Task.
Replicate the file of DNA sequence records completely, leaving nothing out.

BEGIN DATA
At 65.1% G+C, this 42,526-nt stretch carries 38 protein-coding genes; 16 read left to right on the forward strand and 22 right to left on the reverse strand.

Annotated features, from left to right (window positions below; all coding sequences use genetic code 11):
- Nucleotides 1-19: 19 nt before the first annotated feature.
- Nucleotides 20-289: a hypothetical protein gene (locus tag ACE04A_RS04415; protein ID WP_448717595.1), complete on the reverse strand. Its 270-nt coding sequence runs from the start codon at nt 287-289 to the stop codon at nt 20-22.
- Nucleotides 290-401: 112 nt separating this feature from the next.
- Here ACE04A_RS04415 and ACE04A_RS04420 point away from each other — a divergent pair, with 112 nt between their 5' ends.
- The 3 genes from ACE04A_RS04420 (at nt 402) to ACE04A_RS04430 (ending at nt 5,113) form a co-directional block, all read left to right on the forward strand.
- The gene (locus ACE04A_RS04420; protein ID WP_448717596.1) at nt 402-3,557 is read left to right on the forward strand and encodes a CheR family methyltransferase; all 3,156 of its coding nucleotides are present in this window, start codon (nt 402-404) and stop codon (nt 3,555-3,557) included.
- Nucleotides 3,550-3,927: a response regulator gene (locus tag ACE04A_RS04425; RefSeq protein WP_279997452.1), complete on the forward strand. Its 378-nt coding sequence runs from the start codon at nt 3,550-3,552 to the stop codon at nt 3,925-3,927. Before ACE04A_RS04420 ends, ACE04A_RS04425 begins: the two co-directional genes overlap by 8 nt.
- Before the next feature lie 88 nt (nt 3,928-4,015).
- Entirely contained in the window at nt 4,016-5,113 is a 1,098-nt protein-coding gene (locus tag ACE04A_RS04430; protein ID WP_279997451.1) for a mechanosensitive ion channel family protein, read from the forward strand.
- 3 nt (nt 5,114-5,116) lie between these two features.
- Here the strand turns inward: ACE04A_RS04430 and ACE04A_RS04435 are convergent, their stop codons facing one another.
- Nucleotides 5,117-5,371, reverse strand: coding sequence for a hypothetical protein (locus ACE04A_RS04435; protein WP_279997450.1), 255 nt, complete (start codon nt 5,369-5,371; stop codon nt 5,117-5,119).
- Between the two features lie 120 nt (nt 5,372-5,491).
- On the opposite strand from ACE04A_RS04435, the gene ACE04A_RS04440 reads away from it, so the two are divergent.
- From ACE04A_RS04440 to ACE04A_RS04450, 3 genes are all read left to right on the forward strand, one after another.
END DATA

At 65.1% G+C, this 42,526-nt stretch carries 38 protein-coding genes; 16 read left to right on the forward strand and 22 right to left on the reverse strand.

Annotated features, from left to right (window positions below; all coding sequences use genetic code 11):
- Nucleotides 1-19: 19 nt before the first annotated feature.
- Nucleotides 20-289: a hypothetical protein gene (locus tag ACE04A_RS04415; protein ID WP_448717595.1), complete on the reverse strand. Its 270-nt coding sequence runs from the start codon at nt 287-289 to the stop codon at nt 20-22.
- Nucleotides 290-401: 112 nt separating this feature from the next.
- Here ACE04A_RS04415 and ACE04A_RS04420 point away from each other — a divergent pair, with 112 nt between their 5' ends.
- The 3 genes from ACE04A_RS04420 (at nt 402) to ACE04A_RS04430 (ending at nt 5,113) form a co-directional block, all read left to right on the forward strand.
- The gene (locus ACE04A_RS04420; protein ID WP_448717596.1) at nt 402-3,557 is read left to right on the forward strand and encodes a CheR family methyltransferase; all 3,156 of its coding nucleotides are present in this window, start codon (nt 402-404) and stop codon (nt 3,555-3,557) included.
- Nucleotides 3,550-3,927: a response regulator gene (locus tag ACE04A_RS04425; RefSeq protein WP_279997452.1), complete on the forward strand. Its 378-nt coding sequence runs from the start codon at nt 3,550-3,552 to the stop codon at nt 3,925-3,927. Before ACE04A_RS04420 ends, ACE04A_RS04425 begins: the two co-directional genes overlap by 8 nt.
- Before the next feature lie 88 nt (nt 3,928-4,015).
- Entirely contained in the window at nt 4,016-5,113 is a 1,098-nt protein-coding gene (locus tag ACE04A_RS04430; protein ID WP_279997451.1) for a mechanosensitive ion channel family protein, read from the forward strand.
- 3 nt (nt 5,114-5,116) lie between these two features.
- Here the strand turns inward: ACE04A_RS04430 and ACE04A_RS04435 are convergent, their stop codons facing one another.
- Nucleotides 5,117-5,371, reverse strand: coding sequence for a hypothetical protein (locus ACE04A_RS04435; protein WP_279997450.1), 255 nt, complete (start codon nt 5,369-5,371; stop codon nt 5,117-5,119).
- Between the two features lie 120 nt (nt 5,372-5,491).
- On the opposite strand from ACE04A_RS04435, the gene ACE04A_RS04440 reads away from it, so the two are divergent.
- From ACE04A_RS04440 to ACE04A_RS04450, 3 genes are all read left to right on the forward strand, one after another.